By the time she arrived at my apartment I had taken a Polaroid of the rug and had the World Atlas opened to the page showing the Yucatan Peninsula. Letting her in, I walked back to the atlas and pointed saying, “It had to come from somewhere around here. A lot of the smaller villages won’t be marked.”

“What came from where?” she demanded.

“My rug. The rug with the communion symbol.”

“You’re still obsessing about that?” she asked, which was kind of a ridiculous question her being my best friend and all. I mean it’s not as if she hadn’t seen me obsess before!

So after more than a bit of cajoling, I had two tickets booked to Mexico City. The Yucatan Peninsula was more than a hop, skip and a jump from there, but I figured we would handle that when we got there. Wherever that was. As I said, all I knew is that it was a village known for its rugs somewhere at the end of the Yucatan Peninsula. Hell, I was twenty-three. You do that kind of shit at twenty-three. Anyway to make a long story short, we flew into Mexico City and then took this crazy chicken bus to the Yucatan. After that, I threw some guy a few pesos and we rode in the back of his donkey cart to the first village on his route. Since we really had no idea where we were going and it was going to be dark soon, I figured this village was as good as any. Besides, we couldn’t really ask our donkey cart amigo where he was headed next since my friend and I didn’t speak a lick of Spanish.

I shook my head laughing as Sondre gave me an explanation even she knew was a ridiculous. “That’s right. You heard me. No Spanish. We were the idiot Americans who just spoke in English very loudly and slowly as if that was going to help someone understand. You can talk as loud and slow in Spanish as you want, but this chick still ain’t gonna get no Espanola. American arrogance, right? So, we jump off of the donkey cart with our backpacks, armed with the one Polaroid of the rug hoping to find the person who wove it. Snowballs chance in hell, right?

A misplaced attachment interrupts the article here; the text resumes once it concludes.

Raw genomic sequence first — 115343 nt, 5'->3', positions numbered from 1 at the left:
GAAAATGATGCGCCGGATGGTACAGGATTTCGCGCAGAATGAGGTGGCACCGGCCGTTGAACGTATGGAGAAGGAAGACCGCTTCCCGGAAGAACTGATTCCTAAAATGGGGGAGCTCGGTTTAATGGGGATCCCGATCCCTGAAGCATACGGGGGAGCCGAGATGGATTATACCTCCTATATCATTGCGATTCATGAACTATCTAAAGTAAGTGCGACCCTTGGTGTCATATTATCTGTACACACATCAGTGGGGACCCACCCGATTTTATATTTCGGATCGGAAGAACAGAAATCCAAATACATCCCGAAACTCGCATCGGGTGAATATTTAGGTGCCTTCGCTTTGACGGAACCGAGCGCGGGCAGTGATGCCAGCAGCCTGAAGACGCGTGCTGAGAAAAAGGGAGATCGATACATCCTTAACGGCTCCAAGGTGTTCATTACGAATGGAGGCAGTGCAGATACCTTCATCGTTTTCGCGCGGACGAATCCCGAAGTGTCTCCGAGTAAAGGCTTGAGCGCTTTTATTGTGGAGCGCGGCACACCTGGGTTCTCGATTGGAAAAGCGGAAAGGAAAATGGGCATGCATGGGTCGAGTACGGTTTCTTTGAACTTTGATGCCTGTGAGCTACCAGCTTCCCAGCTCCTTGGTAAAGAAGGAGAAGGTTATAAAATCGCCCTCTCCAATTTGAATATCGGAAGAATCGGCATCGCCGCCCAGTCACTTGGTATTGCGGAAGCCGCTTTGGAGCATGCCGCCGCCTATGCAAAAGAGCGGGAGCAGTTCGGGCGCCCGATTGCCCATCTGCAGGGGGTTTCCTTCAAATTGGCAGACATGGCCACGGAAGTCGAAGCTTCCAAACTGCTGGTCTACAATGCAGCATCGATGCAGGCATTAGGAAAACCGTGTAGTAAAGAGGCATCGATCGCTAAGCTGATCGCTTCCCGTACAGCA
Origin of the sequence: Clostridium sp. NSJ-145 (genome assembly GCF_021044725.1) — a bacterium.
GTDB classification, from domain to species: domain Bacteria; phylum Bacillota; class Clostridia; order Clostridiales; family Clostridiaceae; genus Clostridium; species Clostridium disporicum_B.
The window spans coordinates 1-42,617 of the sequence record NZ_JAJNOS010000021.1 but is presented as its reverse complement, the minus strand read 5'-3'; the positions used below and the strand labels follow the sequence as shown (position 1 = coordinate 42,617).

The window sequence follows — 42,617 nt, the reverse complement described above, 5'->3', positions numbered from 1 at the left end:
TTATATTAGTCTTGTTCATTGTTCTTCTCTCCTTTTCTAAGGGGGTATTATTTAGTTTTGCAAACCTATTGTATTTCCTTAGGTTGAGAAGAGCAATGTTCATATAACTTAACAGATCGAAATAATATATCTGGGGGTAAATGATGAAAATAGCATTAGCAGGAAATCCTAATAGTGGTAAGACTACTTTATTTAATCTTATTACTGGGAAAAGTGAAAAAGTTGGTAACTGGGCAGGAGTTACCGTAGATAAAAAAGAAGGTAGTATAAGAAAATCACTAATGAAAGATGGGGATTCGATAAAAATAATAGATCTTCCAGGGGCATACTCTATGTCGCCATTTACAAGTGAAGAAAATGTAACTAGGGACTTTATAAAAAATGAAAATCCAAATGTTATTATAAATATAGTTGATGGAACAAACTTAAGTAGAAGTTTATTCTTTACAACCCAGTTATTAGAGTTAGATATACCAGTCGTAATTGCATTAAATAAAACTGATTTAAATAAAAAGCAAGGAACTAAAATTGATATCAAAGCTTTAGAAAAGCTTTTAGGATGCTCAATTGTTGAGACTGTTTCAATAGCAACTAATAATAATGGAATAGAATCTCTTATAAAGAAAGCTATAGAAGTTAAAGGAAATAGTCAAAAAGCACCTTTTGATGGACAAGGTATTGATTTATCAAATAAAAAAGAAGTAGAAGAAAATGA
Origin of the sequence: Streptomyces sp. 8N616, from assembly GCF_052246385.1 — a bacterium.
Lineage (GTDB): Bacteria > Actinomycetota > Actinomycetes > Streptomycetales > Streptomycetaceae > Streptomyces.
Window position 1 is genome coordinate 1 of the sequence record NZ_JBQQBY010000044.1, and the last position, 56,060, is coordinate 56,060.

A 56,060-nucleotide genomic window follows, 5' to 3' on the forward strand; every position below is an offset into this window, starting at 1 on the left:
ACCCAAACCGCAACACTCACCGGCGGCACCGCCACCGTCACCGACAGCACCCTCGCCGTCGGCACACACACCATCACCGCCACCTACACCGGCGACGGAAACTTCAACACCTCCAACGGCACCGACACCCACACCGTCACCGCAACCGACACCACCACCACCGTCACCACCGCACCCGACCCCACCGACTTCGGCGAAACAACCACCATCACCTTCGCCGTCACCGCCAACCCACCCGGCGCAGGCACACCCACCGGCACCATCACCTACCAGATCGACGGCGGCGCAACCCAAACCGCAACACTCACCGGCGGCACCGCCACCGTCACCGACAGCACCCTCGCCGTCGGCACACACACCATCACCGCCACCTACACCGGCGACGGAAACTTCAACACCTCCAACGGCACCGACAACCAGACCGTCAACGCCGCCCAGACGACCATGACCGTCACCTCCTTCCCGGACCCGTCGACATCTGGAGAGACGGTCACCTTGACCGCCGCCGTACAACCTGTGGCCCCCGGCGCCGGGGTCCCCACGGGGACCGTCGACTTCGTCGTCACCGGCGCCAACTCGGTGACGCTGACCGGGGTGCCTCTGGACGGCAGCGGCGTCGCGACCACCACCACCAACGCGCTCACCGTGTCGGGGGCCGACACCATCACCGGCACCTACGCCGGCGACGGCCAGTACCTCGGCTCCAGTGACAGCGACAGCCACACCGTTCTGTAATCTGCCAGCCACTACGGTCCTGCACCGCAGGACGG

I looked at my friend and said, “Well here we go!”

Just a little bet frustrated, my friend asked, “Here we go where, Sondre?!”

“We start knocking on doors, what do you think? It’s not like they are going to come to us!” I told her.

With a not very friendly look in her eyes, my friend said, “But Sondre, we don’t even speak Spanish!”

I said, “That just occurred to you? Hell, I can talk slow and loud, and there’s no way we are turning back now.”

Knocking on the first door, a small brown woman opened it a bit more than a crack and looked at us suspiciously. I pulled out my Polaroid and asked at what was most likely a frightening volume, “DO-YOU-KNOW-WHO-MADE-THIS-RUG?”

Looking bewildered, she shook her head no and yammered on about something in Spanish. I’m not sure if she even understood what in the hell I was asking, but I figured if she had recognized the rug there would have been some kind of reaction. For all I know she could have been saying, “What does this crazy red haired gringo lady want and why does she talk so loud?” But I was on a mission. One down, I thought. That was encouraging considering there were only about seven doors to knock on in the entire village. No shit. Only six to go. We continued to knock and continued to get the same bewildered response. I wasn’t really too discouraged considering this is the first day and we really have very little to work with other than the information “a village somewhere on the Yucatan Peninsula.” Like I said, I was twenty-three. Finally, knocking on the last door it was answered by a man with the kindest brown eyes. I again asked in my loud slow voice if he knew who made this rug, pointing emphatically at the Polaroid. His face broke into a huge smile and he pointed just as emphatically at himself as I had at the Polaroid. And that’s how I met my husband Ponce. He spoke no English and two weeks later moved to Minneapolis with me and then we ended up here in Door County. We have two sons. The oldest one is going to the University of Michigan and wants to be a golf pro.

“Go figure!” she laughed, finishing her amazing and unlikely story.

I wasn’t sure if I should laugh or cry and I told her so.

“Right?’ she said, “When they say it will happen when you least expect it I sure as hell can’t disagree. I would never have thought the man I was going to fall in love with, the father of my children was weaving rugs three thousand miles away on the Yucatan Peninsula.”

So, there you have it. What can I tell you to follow that story? We spend so much time trying to control our lives when our destiny may be to board a plane, get on a chicken bus and ride a donkey cart into our future. Sometimes we need to trust our heart and allow ourselves the freedom to chase after life, like the lake breeze chases the cherry blossom’s petals. Sometimes we just need to believe and trust in the magic, that happens along the way.